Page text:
wing

noun, often attributive
\ ˈwiŋ \
plural wings

Definition of wing

 (Entry 1 of 2)

1a : one of the movable feathered or membranous paired appendages by means of which a bird, bat, or insect is able to fly also : such an appendage even though rudimentary if possessed by an animal belonging to a group characterized by the power of flight
b : any of various anatomical structures (as of a flying fish or flying lemur) providing means of limited flight
2 : an appendage or part resembling a wing in appearance, position, or function: such as
a : a device worn under the arms to aid a person in swimming or staying afloat water wings
b : ala
c : a turned-back or extended edge on an article of clothing
d : a sidepiece at the top of an armchair
e(1) : a foliaceous, membranous, or woody expansion of a plant especially along a stem or on a samara or capsule
(2) : either of the two lateral petals of a papilionaceous flower
f : a vane of a windmill or arrow
g : sail
h : an airfoil that develops a major part of the lift which supports a heavier-than-air aircraft
i chiefly British : fender sense d
3 : a means of flight or rapid progress
4 : the act or manner of flying : flight take wing
5 : a side or outlying region or district
6 : a part or feature of a building usually projecting from and subordinate to the main or central part the servants' wing
7a : one of the pieces of scenery at the side of a stage
b wings plural : the area at the side of the stage out of sight
8a : a left or right section of an army or fleet : flank
b : one of the offensive positions or players on either side of a center position in certain team sports also : flanker
9a : either of two opposing groups within an organization or society : faction
b : a section of an organized body (such as a legislative chamber) representing a group or faction holding distinct opinions or policies — compare left wing, right wing
10a : a unit of the U.S. Air Force higher than a group and lower than a division
b : two or more squadrons of naval airplanes
11 : a dance step marked by a quick outward and inward rolling glide of one foot
12 wings plural : insignia consisting of an outspread pair of stylized bird's wings which are awarded on completion of prescribed training to a qualified pilot, aircrew member, or military balloon pilot
in the wings
1 : out of sight in the stage wings
2 : close at hand in the background : readily available had a plan waiting in the wings
on the wing
1 : in flight : flying
2 : in motion
under one's wing
: under one's protection : in one's care took her under his wing

wing

verb
winged; winging; wings

Definition of wing (Entry 2 of 2)

transitive verb

1a : to fit with wings
b : to enable to fly or move swiftly
2a : to traverse with or as if with wings
b : to effect or achieve by flying
3 : to let fly : dispatch would start to wing punches— A. J. Liebling
4a : to wound in the wing : disable the wing of winged the duck
b : to wound (as with a bullet) without killing winged by a sniper
5 : to do or perform without preparation or guidelines : improvise winging it

intransitive verb

: to go with or as if with wings : fly often used with it winged it to Europe

Illustration of wing

Illustration of wing

Noun

wing 1a: parts of a bird's wing 1 coverts, 2 primaries, 3 secondaries

In the meaning defined above

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Other Words from wing

Noun

wingy \ ˈwiŋ-​ē \ adjective

Synonyms for wing

Synonyms: Noun

bloc, block, body, coalition, faction, party, sect, set, side

Synonyms: Verb

aviate, fly, glide, plane, soar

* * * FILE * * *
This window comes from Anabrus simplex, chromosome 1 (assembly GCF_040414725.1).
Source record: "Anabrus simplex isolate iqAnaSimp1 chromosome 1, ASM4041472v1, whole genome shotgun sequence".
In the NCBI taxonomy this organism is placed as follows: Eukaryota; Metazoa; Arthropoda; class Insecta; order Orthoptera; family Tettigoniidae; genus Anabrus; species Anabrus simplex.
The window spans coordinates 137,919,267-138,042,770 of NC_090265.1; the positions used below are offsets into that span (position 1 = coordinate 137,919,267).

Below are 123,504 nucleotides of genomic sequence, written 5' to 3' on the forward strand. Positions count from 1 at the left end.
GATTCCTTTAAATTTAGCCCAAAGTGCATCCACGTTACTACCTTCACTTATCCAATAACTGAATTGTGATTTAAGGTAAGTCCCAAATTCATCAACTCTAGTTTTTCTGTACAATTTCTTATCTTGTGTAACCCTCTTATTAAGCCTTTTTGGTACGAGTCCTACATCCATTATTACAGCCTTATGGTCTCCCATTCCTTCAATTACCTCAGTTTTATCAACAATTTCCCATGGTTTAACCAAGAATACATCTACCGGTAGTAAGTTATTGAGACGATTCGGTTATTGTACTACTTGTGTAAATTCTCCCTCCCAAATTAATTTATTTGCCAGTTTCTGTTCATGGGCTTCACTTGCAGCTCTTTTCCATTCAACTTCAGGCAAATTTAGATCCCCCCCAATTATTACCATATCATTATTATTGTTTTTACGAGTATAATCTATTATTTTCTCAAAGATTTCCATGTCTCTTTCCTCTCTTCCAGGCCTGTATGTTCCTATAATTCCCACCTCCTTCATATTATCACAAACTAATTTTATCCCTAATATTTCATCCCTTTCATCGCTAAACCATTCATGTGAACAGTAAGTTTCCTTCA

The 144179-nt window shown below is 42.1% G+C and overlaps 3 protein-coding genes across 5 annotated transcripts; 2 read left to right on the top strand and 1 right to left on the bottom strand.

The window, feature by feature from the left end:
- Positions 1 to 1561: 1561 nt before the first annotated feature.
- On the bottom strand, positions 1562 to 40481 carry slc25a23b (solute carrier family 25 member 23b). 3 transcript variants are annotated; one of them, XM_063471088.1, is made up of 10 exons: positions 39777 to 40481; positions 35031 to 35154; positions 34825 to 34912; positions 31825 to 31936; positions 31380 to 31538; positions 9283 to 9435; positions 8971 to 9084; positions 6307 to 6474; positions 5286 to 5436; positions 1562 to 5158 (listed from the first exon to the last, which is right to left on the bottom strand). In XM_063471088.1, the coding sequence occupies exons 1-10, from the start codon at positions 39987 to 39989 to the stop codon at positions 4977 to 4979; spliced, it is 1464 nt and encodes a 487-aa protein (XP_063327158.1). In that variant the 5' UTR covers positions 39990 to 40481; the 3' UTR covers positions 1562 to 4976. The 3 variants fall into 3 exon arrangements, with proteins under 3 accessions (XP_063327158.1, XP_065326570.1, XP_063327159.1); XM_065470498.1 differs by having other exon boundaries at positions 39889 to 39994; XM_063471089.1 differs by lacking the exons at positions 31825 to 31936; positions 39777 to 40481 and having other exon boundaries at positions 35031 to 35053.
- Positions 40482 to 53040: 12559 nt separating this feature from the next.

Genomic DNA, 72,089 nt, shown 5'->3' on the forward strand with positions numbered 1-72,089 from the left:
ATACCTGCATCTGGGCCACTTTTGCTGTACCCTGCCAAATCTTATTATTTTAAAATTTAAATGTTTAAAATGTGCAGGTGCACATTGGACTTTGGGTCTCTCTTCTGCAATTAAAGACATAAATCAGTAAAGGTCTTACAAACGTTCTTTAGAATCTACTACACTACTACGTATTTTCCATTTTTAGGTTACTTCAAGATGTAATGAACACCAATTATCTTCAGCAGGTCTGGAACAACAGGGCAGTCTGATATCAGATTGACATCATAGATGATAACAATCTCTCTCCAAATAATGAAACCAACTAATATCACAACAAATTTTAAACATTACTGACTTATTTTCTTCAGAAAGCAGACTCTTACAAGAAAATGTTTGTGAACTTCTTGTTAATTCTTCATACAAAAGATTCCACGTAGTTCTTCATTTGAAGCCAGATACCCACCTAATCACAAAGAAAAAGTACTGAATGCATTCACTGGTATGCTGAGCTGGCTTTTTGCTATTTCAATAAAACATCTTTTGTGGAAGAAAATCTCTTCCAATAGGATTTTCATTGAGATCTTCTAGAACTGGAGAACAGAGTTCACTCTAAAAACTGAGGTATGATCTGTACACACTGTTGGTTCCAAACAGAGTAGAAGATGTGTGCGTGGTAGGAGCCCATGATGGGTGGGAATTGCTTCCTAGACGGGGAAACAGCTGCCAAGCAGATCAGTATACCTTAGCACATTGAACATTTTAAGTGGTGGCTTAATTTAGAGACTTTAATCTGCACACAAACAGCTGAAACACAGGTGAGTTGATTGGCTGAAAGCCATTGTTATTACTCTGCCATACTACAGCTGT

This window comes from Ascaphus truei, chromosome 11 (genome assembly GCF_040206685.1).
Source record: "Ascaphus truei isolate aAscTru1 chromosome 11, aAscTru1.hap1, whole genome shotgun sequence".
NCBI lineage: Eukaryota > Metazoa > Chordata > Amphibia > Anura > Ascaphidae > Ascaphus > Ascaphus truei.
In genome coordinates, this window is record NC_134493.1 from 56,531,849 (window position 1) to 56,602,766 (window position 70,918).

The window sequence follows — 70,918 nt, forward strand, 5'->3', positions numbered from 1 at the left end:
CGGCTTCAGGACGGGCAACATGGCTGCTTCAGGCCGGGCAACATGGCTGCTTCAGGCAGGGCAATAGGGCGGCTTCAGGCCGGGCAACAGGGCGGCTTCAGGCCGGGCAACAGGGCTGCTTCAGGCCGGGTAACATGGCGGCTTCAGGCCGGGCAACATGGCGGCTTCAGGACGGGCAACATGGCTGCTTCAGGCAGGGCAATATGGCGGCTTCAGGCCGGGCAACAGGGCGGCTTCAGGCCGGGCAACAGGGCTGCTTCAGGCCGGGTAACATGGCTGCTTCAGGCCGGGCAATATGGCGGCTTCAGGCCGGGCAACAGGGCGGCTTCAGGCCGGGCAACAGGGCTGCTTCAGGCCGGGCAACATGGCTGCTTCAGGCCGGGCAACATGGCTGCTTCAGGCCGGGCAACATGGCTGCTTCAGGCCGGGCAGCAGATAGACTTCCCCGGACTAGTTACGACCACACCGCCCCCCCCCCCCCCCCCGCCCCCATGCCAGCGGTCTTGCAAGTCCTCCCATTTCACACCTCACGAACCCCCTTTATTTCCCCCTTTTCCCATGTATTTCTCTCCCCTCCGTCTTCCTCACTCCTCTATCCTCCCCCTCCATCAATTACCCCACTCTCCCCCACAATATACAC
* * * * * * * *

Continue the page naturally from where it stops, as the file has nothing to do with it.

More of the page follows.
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Examples of wing in a Sentence

Noun

In the library's north wing, you'll find the current periodicals. She works in the pediatric wing of the hospital. The guest room is in the east wing.

Verb

The team winged to Moscow for the finals. She winged the ball over to first base. The soldier was winged by a stray bullet.
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Recent Examples on the Web: Noun

This year offered more demonstrable evidence that all animals—big, small, with wings, or with thumbs—will face the drastic effects of climate change. David Grossman, Popular Mechanics, "Global Warming Could Make These Sea Turtles 98% Female," 27 Dec. 2018 Kalkin designed an open-floor plan house, separated by two different wings and linked by a courtyard in between. Megan Barber, Curbed, "The 5 best shipping container houses of 2018," 27 Dec. 2018 Brush some melted chocolate on flat side of halves and dip into black sanding sugar for wingsCut a thin slice from the flat side of an orange spice drop and cut the slice in half to make feet (2 semicircles). Woman's Day Kitchen, Woman's Day, "Snowy Cookie Truffles," 30 Nov. 2018 Regardless of size, all penguins have the same body plan, including wings that have evolved into flippers and dense bones to counter buoyancy. Gemma Tarlach, Discover Magazine, "20 Things You Didn't Know About ... Penguins," 6 Nov. 2018 To address the skill disparity, Wargaming will change aircraft carriers from an RTS map to a third-person view, with the aircraft carrier player flying individual squadrons rather than commanding an entire air wing. Gordon Mah Ung, PCWorld, "World of Warships dives deep for new players, adding submarines to popular naval combat game," 18 Sep. 2018 Ocasio-Cortez has become something of a national leader for progressives, pushing left-wing policies such as Medicare for all and the abolition of Immigration and Customs Enforcement (ICE). Adam Shaw, Fox News, "Cuomo, after election win, dismisses socialist wave as 'not even a ripple'," 15 Sep. 2018 Most of the time, these tires—kit with the track package ($2,995), along with rear wing and front carbon-fiber splitter—made driving the ZR1 like wrestling a giant bipolar eel: powerful, slippery, hard to get a grip. Dan Neil, WSJ, "2019 Corvette ZR1: The Last, and Best, of Its Kind," 28 Nov. 2018 The data confirms that a sensor that measures the plane’s angle of attack, the angle between the wings and the air flow, was feeding a faulty reading to the flight computer. Dominic Gates, The Seattle Times, "Lion Air pilots struggled against Boeing’s 737 MAX flight-control system, black-box data shows," 27 Nov. 2018